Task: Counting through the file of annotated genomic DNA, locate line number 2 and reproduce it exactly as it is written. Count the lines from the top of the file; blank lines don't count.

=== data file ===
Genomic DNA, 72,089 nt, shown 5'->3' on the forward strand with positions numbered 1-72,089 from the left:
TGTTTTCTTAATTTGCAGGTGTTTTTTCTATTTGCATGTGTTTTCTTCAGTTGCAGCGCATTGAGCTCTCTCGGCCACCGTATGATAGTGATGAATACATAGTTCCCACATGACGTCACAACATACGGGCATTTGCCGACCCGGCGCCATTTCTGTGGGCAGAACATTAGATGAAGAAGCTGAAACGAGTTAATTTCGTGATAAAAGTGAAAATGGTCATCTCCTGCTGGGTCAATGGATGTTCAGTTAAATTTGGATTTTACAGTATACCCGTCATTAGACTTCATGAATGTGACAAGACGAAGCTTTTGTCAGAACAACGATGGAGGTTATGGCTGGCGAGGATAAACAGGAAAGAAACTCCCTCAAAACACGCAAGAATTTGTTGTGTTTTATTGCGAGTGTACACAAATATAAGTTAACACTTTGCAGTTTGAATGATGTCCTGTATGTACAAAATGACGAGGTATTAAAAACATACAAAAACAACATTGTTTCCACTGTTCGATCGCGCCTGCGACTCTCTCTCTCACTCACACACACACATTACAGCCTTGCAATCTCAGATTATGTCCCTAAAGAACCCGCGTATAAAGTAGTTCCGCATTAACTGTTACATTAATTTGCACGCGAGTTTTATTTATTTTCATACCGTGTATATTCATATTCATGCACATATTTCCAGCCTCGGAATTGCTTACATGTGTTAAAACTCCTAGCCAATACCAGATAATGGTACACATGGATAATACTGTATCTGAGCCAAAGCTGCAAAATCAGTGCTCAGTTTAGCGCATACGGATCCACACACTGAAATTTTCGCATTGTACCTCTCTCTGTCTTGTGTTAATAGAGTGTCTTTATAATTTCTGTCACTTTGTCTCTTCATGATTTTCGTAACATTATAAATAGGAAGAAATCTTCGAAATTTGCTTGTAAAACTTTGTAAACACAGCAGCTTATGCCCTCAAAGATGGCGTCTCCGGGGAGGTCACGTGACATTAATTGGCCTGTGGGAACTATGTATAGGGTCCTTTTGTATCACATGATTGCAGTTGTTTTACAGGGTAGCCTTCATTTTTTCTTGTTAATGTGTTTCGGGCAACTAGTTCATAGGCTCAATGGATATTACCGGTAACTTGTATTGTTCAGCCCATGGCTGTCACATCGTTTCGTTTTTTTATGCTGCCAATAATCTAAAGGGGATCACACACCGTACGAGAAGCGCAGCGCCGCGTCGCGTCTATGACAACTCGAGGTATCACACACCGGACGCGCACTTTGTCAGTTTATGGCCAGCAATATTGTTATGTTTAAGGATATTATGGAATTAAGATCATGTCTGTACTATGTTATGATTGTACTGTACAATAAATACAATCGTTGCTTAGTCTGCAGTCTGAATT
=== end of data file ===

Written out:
TGTTTTCTTAATTTGCAGGTGTTTTTTCTATTTGCATGTGTTTTCTTCAGTTGCAGCGCATTGAGCTCTCTCGGCCACCGTATGATAGTGATGAATACATAGTTCCCACATGACGTCACAACATACGGGCATTTGCCGACCCGGCGCCATTTCTGTGGGCAGAACATTAGATGAAGAAGCTGAAACGAGTTAATTTCGTGATAAAAGTGAAAATGGTCATCTCCTGCTGGGTCAATGGATGTTCAGTTAAATTTGGATTTTACAGTATACCCGTCATTAGACTTCATGAATGTGACAAGACGAAGCTTTTGTCAGAACAACGATGGAGGTTATGGCTGGCGAGGATAAACAGGAAAGAAACTCCCTCAAAACACGCAAGAATTTGTTGTGTTTTATTGCGAGTGTACACAAATATAAGTTAACACTTTGCAGTTTGAATGATGTCCTGTATGTACAAAATGACGAGGTATTAAAAACATACAAAAACAACATTGTTTCCACTGTTCGATCGCGCCTGCGACTCTCTCTCTCACTCACACACACACATTACAGCCTTGCAATCTCAGATTATGTCCCTAAAGAACCCGCGTATAAAGTAGTTCCGCATTAACTGTTACATTAATTTGCACGCGAGTTTTATTTATTTTCATACCGTGTATATTCATATTCATGCACATATTTCCAGCCTCGGAATTGCTTACATGTGTTAAAACTCCTAGCCAATACCAGATAATGGTACACATGGATAATACTGTATCTGAGCCAAAGCTGCAAAATCAGTGCTCAGTTTAGCGCATACGGATCCACACACTGAAATTTTCGCATTGTACCTCTCTCTGTCTTGTGTTAATAGAGTGTCTTTATAATTTCTGTCACTTTGTCTCTTCATGATTTTCGTAACATTATAAATAGGAAGAAATCTTCGAAATTTGCTTGTAAAACTTTGTAAACACAGCAGCTTATGCCCTCAAAGATGGCGTCTCCGGGGAGGTCACGTGACATTAATTGGCCTGTGGGAACTATGTATAGGGTCCTTTTGTATCACATGATTGCAGTTGTTTTACAGGGTAGCCTTCATTTTTTCTTGTTAATGTGTTTCGGGCAACTAGTTCATAGGCTCAATGGATATTACCGGTAACTTGTATTGTTCAGCCCATGGCTGTCACATCGTTTCGTTTTTTTATGCTGCCAATAATCTAAAGGGGATCACACACCGTACGAGAAGCGCAGCGCCGCGTCGCGTCTATGACAACTCGAGGTATCACACACCGGACGCGCACTTTGTCAGTTTATGGCCAGCAATATTGTTATGTTTAAGGATATTATGGAATTAAGATCATGTCTGTACTATGTTATGATTGTACTGTACAATAAATACAATCGTTGCTTAGTCTGCAGTCTGAATT